In the last month there has been probably more tweets and comments about the Bloomberg “Gamestop to J.C. Penney Shut Facebook Stores” article than almost any other social shopping news. The demise of Facebook commerce seems far overblown and certainly far over-reported.
For e-commerce to be social, it needs to thought of and imagined in a social way so the customer is engaged through innovative programs. Arguably, social commerce needs to actually be “social,” not simply an e-commerce purchase app placed inside a Facebook page. Businesses need to create social strategies and technologies that facilitate the overall social experience and leverage some of the social actions, such as friends sharing with friends.
We’re seeing many businesses and brands experimenting with social technology to create new and interesting social commerce experiences. Target’s “Give with Friends” app allows for a group-gifting, social-buying experience. The app is simple and allows groups of Facebook friends to chip in to buy and send Target gift cards that can be redeemed both in-store or through the Target e-commerce site.
Coupons and discounts are going social, integrating into Facebook users’ data. Walmart went local, turning Facebook “likes” into targeted local sales. My Local Walmart through Walmart’s Facebook page allows consumers to choose their local Walmart location and get served deals and coupons based on their local store. AmEx’s “Link, Like, Love” application that launched last summer links Facebook users’ data with their AmEx card to deliver personal coupon deals, based on the cardmembers’ “likes” and interests. Most recently, AmEx launched a similar integration with Twitter allowing AmEx cardmembers to sync their cards with their Twitter account at sync.americanexpress.com/twitter. Once a card is synced with Twitter, users can tweet specified hashtags to a select group of participating merchants in order to unlock various discounts. These examples demonstrate an innovative “social” approach to social commerce.
Heinz Soup UK, a family-stable, non-e-commerce brand, managed to rethink and create a social commerce application successfully with a promotional sampling program, or as it is sometimes called: a pop-up gift shop. The brand enabled consumers from its Facebook page to buy and send personalized cans of “Get Well” soup to their friends. In a four-week period, it got 2,127 sales, one sale per eight fans, and a 200 percent (32,8210) increase in Facebook “likes.” Though the program is more likely to be positioned as a brand loyalty program that generated tremendous PR buzz in the U.K., there is no denying the clever social commerce element. Heinz successfully rethought the process and delivered a friends-sharing-with-friends social experience.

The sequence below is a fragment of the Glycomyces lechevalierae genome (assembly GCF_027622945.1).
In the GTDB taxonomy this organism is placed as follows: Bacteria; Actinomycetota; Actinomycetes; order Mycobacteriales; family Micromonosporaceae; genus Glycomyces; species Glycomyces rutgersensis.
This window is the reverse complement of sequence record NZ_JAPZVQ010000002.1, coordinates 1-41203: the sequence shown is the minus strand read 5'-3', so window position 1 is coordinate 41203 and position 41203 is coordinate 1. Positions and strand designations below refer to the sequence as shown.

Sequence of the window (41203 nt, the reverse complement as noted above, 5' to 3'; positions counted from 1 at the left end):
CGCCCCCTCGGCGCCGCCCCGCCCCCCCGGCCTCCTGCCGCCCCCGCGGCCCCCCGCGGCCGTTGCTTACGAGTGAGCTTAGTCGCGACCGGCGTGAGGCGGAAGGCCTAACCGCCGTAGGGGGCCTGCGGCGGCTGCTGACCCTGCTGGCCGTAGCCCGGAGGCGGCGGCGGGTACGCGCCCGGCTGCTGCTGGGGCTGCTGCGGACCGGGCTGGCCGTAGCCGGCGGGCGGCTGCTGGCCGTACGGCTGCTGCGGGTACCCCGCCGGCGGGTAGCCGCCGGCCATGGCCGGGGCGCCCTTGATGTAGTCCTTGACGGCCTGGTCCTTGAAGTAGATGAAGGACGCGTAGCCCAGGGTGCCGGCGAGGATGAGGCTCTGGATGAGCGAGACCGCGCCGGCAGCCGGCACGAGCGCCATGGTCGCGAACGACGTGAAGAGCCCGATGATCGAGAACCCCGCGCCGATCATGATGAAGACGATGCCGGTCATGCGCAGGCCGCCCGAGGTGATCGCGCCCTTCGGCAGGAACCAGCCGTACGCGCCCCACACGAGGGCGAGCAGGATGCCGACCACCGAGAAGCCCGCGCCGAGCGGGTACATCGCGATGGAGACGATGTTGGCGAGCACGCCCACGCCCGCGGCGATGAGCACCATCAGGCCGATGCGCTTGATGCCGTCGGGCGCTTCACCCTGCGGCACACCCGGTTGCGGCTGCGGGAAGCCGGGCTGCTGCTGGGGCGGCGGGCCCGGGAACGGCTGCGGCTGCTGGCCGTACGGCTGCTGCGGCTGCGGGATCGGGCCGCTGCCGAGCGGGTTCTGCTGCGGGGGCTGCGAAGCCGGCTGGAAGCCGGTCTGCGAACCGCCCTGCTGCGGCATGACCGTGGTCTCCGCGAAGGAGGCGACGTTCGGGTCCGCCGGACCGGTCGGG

With the relaunch of Facebook Pages, Facebook also launched a group of social tools that can be used to support social commerce; most notably Facebook Offers, Facebook Interest Lists, and Facebook Mobile carrier billing on Facebook-based transactions.
Facebook Offers allows businesses, brands, and other page owners to share discounts and offers with their fans that can be accepted from their web or mobile newsfeed. Making an offer is as easy as creating a status update. One click (or tap on mobile) sends the offer to users’ email account and then they use it at the business’s brick-and-mortar location or other point of purchase. Though it doesn’t cost anything to create, post, or claim an offer, a business can promote the offer through reach generator ads to a wider targeted audience.
Facebook Interest Lists are curated lists that are specific to a particular topic. Below is an example of a shopping Interest List that follows a variety of retail Facebook pages. Any Facebook user can create their own list and other Facebook users can subscribe to that list if it is public. Any user can now follow their favorite brands and retailer pages with their own Interest List and see the Facebook Offers these brands and retailers have.
The focus so far for retailers has been largely Facebook commerce on the desktop. Facebook mobile commerce is just beginning to warm up, with over 425 million users accessing Facebook through their mobile device and more than 475 mobile operators deploying and promoting Facebook Mobile products. At the Barcelona Mobile World Congress, Facebook announced that it’s partnering with mobile carriers to offer carrier billing on Facebook-based transactions. Mobile social commerce, here we come with Open Graph everywhere. The new system has the potential to make it exponentially easier for buyers to make the purchases and for developers to develop apps for Facebook Mobile. As social commerce extends beyond the desktop into mobile, we’ll begin to see consumers connect where they buy with their social graph through their social networks.
The solutions to social marketing technology including social commerce are not always obvious and require a lot of experimentation. Innovation comes with many people being innovative. Kudos to the brands, marketers, retailers, and developers who are being innovative; social commerce is clearly a work in progress.